by Gilles Côté
The following text was written
a few years ago as part of a reflection paper. At the time this was
written, I had been involved in RCIA as a catechist for 8 years.
To inform someone, all that is needed is to
find a means of transferring a series of facts to that person. Such a
transfer of fact may produce no results whatsoever or may have a minimal
effect. Simply knowing the facts in no way ensures that the person will
act differently because he or she possesses these facts. The knowledge
of facts, even when they pertain to faith, do not guarantee that the person
who owns them will be transformed by them. To assume otherwise is to expect
of intellectual knowledge something that, by itself, it cannot give. It
cannot transform a person in all of the intricate dimensions of that person.
It is only a part of the whole person and as such cannot produce a change
in a person unless the other parts are also engaged in the process.
Formation, on the other hand does aim at the
transformation of the whole person and to that end does seek to reach
all of what makes up the person: the affective, the social, as well as
The RCIA process is meant to help people recognize
their experiences of God in all aspects of their lives. When the catechumens
share the stories of their lives it includes all of their struggles, their
hopes, their fears, their dreams and ideals. It is in all of this that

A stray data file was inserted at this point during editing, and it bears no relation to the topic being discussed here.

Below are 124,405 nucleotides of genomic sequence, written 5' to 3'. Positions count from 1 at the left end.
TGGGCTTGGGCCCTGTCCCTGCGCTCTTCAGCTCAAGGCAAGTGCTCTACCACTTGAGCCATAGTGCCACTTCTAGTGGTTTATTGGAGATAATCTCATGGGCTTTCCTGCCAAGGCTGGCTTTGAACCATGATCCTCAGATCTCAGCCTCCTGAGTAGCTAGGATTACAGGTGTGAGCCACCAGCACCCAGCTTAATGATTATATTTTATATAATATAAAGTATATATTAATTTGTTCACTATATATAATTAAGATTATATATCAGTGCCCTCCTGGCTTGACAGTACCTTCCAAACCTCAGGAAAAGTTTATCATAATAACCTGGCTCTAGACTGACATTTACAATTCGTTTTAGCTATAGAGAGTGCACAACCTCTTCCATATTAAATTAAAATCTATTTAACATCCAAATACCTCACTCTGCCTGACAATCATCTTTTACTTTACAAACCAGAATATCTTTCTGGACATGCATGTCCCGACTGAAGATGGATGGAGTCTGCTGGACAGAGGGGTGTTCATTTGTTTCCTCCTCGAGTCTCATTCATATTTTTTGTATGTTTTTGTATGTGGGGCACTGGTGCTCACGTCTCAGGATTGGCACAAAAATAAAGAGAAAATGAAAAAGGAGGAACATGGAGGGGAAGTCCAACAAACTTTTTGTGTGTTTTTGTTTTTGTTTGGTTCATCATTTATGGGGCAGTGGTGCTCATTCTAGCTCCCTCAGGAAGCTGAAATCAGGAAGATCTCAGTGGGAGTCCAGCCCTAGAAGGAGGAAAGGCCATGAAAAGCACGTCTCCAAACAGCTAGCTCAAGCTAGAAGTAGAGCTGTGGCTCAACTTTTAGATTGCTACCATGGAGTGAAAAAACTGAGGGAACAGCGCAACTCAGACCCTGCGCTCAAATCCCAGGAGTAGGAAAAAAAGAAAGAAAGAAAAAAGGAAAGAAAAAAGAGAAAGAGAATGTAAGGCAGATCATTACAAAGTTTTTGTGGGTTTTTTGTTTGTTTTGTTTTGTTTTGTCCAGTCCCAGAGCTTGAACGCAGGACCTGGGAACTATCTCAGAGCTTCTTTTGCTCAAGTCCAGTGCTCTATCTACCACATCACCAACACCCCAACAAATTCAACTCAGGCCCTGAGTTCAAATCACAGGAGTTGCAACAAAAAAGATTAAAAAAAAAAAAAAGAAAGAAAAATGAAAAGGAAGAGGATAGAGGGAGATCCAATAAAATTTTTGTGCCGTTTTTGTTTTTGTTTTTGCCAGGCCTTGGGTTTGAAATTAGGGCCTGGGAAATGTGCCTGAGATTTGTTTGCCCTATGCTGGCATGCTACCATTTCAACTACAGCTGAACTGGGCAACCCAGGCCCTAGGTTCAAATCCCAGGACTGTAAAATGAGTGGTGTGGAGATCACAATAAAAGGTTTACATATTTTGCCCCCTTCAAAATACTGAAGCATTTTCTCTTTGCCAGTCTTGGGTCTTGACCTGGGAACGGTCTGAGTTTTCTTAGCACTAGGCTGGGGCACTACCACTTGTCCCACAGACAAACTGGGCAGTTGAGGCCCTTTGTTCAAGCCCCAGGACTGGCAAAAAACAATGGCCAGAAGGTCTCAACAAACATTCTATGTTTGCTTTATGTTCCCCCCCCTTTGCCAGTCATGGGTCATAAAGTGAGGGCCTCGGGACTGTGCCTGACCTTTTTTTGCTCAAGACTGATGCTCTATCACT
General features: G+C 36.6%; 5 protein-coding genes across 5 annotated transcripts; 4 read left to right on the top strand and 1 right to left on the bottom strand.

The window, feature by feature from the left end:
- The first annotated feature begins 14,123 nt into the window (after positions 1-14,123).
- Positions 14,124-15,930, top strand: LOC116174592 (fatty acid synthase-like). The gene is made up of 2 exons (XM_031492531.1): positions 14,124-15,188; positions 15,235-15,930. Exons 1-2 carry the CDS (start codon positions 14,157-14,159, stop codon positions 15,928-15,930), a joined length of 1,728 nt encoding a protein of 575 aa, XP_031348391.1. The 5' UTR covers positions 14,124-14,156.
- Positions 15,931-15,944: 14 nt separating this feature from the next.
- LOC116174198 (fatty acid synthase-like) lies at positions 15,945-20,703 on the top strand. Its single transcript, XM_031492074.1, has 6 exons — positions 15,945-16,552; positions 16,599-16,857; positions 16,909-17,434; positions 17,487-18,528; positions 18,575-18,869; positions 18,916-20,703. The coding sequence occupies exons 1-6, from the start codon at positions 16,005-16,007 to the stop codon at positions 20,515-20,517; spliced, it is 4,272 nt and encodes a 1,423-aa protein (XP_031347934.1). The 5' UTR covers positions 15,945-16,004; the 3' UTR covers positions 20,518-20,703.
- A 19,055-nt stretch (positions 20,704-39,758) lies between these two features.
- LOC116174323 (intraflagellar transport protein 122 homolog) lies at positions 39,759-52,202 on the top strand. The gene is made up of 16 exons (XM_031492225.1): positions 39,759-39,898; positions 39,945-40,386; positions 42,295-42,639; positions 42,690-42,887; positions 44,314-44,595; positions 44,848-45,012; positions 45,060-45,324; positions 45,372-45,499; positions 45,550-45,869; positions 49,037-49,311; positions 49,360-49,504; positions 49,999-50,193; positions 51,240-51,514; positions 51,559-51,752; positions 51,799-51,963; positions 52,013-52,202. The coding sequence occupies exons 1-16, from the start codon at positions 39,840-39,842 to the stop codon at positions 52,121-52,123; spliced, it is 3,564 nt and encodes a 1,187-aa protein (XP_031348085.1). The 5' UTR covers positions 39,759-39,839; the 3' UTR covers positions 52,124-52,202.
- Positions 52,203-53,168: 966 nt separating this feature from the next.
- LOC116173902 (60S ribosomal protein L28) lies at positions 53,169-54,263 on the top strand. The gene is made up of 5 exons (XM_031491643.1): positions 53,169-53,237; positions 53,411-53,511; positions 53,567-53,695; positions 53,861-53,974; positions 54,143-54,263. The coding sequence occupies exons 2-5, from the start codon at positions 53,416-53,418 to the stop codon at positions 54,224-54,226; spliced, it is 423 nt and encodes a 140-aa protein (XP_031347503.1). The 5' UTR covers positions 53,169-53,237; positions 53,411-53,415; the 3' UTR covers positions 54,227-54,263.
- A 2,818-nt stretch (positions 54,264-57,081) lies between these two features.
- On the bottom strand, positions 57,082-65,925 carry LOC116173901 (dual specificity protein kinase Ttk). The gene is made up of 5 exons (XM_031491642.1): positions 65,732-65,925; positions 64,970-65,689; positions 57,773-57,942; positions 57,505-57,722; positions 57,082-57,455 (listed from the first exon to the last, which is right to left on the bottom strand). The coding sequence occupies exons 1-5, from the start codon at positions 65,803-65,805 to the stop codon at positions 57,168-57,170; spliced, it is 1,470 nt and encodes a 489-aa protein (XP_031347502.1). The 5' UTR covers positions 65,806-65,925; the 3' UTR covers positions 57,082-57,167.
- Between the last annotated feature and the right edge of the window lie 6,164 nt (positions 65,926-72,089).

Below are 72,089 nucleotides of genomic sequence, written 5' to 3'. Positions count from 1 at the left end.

they are invited to recognize and to name their experiences of God. When
they reflect on scriptures, they are called to broaden this experience.
The people described in the Bible have also had similar experiences of
God. The catechumen can identify with these and therefore is open to incorporate
the interpretation of these experiences given by the christian community.
The RCIA also recognizes that in order to become a fully mature Christian,
the catechumen must become an active and conscious participant in liturgy
and have a vibrant life of prayer. Finally, the mature Christian should
also be one who lives out his commitment through actions which reflect
If the catechetical approach used during the
RCIA is to bring about all of these changes in the person it cannot be
simply information-based. It must be a formation process which seeks to
encompass all of the aspects of a person's life.
©Gilles Côté 2003 - Permission
is granted for non commercial use.
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